One Jump Ahead
 22 Jump Street
Stars: Channing Tatum, Jonah, Hill, Ice Cube, Amber Stevens, Wyatt Russell, Jillian Bell, Nick Offerman, Peter Stormare and The Lucas Brothers
Directors: Phil Lord and Christopher Miller
Scriptwriters: Michael Bacall and Oren Uziel
Rating: R for language and themed material. Adult Movie.
Running Length: 110 minutes
The most humorous part of this film shows a continuation of this series of “Jump Street” films going from 23 through 30 and into 40 and 50 with the guys going to medical school, dancing school, mariachi school, foreign students, space program, and then there is the video game and action figures. I'm sure there will be an audience all along the way. As it stands, “22 Jump Street” continues the story from “21 Jump Street” where the guys Schmidt (Jonah Hill) and Jenko (Channing Tatum) go undercover as college students, probably the oldest ones there. “Blend in” is not in their vocabulary. The address changes because their undercover location has changed,  from The Aroma of Christ Church to The Resurrection of The Holy Spectacle Church. Granted, Jonah Hill and Channing Tatum work together well and their “opposites-attract” approach sells their roles. However, in this film, Jonah Hill has a wicked look at times and one wonders how he would be as a total villain.
The story begins with the guys once again, trying to improvise to get into a drug gang (headed by Peter Stormare.) The drug dealers get away, and not without collateral damage so high the city probably has to levy more taxes. They break into a drug truck only to find exotic animals, one of which is an octopus that grabs Schmidt’s face and won't let go. To follow the drugs, their boss, Hardy (Nick Offerman) sends them to “Jump Street” to work with their former boss,  Dickson (Ice Cube). Nothing has changed with him from facial expression (forever stern) to language. The guys enroll in college and through this part of the film, Jenko gets caught up with football and a new friend, Zook (Wyatt Russell), and his fraternity. Hill meets a girl, Maya (Amber Stevens) who has a room across the hall from a person who was killed. Maya’s roommate, Mercedes (Jillian Bell) is one loud-mouth person. There are narrow escapes from following clues, and eventually the guys part company. Just as in a marriage, when things get tangled because of opinion differences, so, too, does this police partnership. They go separate ways to “investigate,” only to find the clues leading back to their original premise. In the meantime, Schmidt has the girl (policeman’s daughter, no less) and Jenko is a top football star. There is a smashing ending, plus the addition of the information in the first paragraph. This should set “Jump Street” fans up for life. In one of the many “Jump Street” future film projections, the octopus from the beginning of the film is seen as a police officer. Must have gotten an agent after this movie. They don't miss a trick.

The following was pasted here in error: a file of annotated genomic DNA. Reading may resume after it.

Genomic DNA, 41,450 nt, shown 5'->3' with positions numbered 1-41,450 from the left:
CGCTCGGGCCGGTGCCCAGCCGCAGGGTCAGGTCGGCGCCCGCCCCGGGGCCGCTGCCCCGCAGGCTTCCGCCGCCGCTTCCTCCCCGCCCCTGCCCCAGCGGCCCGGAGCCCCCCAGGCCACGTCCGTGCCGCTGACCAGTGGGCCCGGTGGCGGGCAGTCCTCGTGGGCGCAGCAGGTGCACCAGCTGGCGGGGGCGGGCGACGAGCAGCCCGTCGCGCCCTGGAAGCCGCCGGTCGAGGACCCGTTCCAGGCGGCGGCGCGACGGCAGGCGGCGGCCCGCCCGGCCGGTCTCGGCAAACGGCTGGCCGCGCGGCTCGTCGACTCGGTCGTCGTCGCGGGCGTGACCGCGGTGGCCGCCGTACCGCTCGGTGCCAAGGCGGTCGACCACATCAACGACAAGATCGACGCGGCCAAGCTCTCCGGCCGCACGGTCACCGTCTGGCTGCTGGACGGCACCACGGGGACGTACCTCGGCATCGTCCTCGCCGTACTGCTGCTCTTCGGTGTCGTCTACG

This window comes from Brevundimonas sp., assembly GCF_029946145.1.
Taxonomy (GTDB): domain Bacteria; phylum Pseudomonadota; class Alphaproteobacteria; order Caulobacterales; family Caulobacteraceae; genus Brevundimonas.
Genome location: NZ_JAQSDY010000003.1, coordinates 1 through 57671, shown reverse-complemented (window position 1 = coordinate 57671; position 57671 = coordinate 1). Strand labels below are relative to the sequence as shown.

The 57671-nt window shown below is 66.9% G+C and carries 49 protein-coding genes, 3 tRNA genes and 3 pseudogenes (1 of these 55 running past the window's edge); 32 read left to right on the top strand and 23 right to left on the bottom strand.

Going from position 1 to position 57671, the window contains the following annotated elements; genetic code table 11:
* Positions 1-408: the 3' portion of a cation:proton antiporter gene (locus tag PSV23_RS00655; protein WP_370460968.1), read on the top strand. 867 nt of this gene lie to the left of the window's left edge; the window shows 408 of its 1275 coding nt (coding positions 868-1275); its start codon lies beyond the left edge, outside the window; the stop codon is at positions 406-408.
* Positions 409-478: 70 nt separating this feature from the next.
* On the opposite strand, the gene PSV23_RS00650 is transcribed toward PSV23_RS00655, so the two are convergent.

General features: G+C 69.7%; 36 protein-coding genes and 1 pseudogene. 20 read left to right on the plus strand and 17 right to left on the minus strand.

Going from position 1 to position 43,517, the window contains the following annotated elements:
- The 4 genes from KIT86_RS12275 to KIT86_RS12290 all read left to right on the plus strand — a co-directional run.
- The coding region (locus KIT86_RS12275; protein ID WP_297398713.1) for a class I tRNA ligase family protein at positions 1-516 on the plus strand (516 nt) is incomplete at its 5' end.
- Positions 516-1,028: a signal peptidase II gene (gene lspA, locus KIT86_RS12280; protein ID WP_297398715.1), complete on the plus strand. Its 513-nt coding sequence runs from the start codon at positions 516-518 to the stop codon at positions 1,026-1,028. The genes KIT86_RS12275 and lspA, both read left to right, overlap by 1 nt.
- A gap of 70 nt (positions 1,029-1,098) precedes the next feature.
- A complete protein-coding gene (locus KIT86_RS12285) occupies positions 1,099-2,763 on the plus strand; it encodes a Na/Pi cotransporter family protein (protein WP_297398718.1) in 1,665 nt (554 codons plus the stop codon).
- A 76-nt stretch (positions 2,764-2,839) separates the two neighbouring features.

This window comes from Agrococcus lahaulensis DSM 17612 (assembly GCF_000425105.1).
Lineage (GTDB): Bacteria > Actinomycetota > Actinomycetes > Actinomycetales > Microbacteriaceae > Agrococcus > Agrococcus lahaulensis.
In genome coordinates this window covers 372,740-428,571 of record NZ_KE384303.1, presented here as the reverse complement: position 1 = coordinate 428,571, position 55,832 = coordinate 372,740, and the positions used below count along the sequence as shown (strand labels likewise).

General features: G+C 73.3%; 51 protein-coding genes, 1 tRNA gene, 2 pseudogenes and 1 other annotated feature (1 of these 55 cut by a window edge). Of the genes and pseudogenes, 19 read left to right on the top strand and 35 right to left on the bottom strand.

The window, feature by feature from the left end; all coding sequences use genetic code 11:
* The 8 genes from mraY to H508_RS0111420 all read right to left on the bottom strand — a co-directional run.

As far as acting is concerned, what you see is what you get. Jonah Hill is sad, glad and mad with the same look. The camera seems to like his eyes. Channing Tatum works his biceps with dramatic flair, and has his acting moments, though few and far between with this script, but he can do comedy. Ice Cube has his moment, too, when he breaks from his stern character as he hears about his daughter’s new boyfriend. Dangerous news in a restaurant. The discovery is Wyatt Russell, son of Kurt Russell, who does a good job as a frat man and has good timing with Tatum. Russell is a former hockey player and now an actor.
"22 Jump Street" is an adult movie exploring drugs on campus and how wide spread a drug ring operation could be. With so much money involved, anyone could be a dealer. People aren't what you think they are, and some of the stunts are a bit off the wall. Girls wear minimum clothing and guys are forever working out in the gym. Frats have wild parties and binge drinking is present. Look for cameos by stars including Queen Latifah. Stay through all of the film credits.

Copyright 2014 Marie Asner
For another adult comedy film review, see the following:
A Million Ways To Die In The West